when watching movies as a child, how the theater seat—everything—would vanish,
leaving me floating disembodied before the images on the screen. And it was
this sort of possession you looked for when angling: to watch the river
flowing, the insects landing and hatching, the places where trout hold; and to
insinuate the supple, binding movement of tapered line until, when the
combination is right, the line becomes quite rigid and many of its motions are
conceived at the other end. That stage continues for a time that is dependent
on the size of the trout and the skill of the angler. When the initiative
changes hands, the trout is soon in the net, without an idea in his head until
you release him. Then you see him going off, looking for a spot, and thinking.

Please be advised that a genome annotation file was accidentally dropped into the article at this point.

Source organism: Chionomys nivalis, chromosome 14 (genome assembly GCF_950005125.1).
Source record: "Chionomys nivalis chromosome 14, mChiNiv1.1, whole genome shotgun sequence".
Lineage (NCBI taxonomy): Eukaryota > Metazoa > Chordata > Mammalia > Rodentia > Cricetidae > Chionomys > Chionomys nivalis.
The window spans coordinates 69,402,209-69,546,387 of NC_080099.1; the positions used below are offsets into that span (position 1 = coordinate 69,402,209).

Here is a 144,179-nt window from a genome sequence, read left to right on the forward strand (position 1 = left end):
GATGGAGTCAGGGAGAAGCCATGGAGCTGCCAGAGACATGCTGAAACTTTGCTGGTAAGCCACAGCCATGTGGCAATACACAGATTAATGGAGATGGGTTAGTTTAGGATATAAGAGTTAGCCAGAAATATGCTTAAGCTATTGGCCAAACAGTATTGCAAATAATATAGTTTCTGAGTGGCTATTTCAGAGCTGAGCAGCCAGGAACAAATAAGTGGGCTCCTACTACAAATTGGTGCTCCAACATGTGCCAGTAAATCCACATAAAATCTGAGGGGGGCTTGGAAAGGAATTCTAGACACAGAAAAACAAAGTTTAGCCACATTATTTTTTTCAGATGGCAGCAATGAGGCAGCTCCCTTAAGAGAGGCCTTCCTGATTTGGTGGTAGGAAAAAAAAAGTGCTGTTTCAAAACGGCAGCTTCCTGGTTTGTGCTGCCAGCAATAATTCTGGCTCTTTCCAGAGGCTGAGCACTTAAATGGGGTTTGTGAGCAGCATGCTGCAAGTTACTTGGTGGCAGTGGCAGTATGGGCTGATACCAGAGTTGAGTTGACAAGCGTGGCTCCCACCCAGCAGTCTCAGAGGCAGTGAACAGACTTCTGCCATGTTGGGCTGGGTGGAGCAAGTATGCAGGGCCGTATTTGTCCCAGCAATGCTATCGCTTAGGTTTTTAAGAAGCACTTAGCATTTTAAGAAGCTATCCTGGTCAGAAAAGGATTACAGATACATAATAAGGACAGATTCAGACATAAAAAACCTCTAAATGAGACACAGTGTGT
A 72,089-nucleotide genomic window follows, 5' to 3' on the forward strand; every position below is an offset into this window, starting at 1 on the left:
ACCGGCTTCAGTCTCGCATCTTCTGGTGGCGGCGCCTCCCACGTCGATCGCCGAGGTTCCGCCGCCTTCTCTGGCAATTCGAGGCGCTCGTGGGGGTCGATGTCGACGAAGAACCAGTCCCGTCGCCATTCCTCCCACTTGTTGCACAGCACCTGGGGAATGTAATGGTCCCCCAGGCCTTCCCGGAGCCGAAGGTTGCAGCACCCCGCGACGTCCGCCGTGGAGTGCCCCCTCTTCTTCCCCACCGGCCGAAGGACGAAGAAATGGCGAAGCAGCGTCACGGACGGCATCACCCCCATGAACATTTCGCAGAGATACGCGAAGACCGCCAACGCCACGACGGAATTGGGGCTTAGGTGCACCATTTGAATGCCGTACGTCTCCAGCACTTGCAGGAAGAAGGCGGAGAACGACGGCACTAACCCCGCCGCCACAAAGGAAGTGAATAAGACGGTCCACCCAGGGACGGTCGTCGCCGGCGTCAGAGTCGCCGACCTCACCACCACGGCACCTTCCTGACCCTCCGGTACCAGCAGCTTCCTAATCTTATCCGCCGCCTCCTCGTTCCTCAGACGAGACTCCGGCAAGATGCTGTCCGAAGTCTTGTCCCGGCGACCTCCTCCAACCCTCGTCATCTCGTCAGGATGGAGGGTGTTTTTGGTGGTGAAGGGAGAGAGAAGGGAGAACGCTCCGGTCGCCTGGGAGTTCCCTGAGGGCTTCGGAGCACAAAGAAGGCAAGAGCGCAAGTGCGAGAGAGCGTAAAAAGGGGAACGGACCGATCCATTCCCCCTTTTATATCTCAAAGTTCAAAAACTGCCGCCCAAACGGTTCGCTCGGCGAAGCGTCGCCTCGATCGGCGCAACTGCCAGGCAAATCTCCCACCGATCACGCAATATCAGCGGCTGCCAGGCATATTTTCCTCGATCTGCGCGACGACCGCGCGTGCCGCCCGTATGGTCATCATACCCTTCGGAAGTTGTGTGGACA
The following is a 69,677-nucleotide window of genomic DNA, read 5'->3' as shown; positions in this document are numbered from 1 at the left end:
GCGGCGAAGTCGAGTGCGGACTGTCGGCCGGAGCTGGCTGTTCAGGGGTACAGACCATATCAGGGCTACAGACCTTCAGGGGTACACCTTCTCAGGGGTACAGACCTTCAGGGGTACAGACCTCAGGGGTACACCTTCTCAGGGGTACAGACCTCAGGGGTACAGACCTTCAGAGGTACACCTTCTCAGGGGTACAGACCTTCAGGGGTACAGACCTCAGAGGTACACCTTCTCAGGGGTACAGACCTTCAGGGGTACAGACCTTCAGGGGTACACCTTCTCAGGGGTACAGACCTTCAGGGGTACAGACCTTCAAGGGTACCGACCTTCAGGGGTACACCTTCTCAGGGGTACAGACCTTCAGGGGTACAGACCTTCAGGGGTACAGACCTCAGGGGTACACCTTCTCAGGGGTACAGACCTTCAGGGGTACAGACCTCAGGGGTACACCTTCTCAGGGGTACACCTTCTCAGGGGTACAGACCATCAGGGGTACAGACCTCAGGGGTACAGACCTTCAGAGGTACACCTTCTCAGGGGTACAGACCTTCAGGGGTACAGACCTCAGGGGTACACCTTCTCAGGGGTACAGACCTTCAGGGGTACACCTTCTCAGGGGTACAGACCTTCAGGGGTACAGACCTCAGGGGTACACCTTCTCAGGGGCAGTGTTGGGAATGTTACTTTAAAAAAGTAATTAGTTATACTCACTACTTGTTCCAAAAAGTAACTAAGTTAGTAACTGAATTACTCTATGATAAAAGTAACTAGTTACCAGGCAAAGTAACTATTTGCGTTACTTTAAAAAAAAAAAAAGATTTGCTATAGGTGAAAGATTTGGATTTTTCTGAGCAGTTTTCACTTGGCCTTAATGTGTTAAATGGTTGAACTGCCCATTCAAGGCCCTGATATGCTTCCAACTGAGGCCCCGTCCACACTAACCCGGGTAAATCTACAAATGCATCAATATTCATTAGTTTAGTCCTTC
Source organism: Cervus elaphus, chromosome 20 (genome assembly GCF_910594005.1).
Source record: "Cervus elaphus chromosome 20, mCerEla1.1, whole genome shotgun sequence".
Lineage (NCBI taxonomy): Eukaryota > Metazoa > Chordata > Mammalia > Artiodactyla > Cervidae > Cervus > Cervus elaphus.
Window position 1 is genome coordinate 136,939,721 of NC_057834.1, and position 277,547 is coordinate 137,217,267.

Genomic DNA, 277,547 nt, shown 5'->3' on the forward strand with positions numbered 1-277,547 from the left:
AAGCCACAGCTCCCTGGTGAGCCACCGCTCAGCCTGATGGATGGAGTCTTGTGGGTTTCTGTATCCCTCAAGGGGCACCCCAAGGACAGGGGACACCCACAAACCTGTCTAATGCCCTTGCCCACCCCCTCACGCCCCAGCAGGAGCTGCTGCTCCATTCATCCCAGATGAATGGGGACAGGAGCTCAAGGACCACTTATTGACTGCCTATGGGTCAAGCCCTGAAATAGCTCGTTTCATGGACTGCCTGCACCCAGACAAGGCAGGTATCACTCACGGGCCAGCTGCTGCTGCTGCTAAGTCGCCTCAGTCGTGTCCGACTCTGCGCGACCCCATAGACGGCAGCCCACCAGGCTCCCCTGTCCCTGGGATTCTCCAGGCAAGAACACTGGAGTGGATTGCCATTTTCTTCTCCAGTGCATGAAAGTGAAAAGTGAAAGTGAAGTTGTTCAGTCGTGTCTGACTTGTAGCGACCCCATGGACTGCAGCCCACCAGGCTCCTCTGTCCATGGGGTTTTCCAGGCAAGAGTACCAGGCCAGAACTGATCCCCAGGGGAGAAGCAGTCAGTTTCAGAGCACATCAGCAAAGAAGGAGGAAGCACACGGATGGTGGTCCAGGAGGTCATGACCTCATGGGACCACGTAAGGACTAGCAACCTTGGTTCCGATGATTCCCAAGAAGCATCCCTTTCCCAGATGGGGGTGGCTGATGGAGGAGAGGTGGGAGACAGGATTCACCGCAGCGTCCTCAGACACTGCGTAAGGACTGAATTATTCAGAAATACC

We had this only briefly: our trip was over.
On the way out we
got a Cessna instead of a De Havilland and the airline didn't lose my luggage
until Seattle, where it vanished through the looking glass of computerized
bungling. A week later it surfaced in Bozeman, Mont., and we were reunited. I
took a good look at the suitcases. Someone unable to stand the pressure had
enjoyed himself with a ball peen hammer.
I opened my
luggage on a hot Montana day and all the woolens began to steam. I was home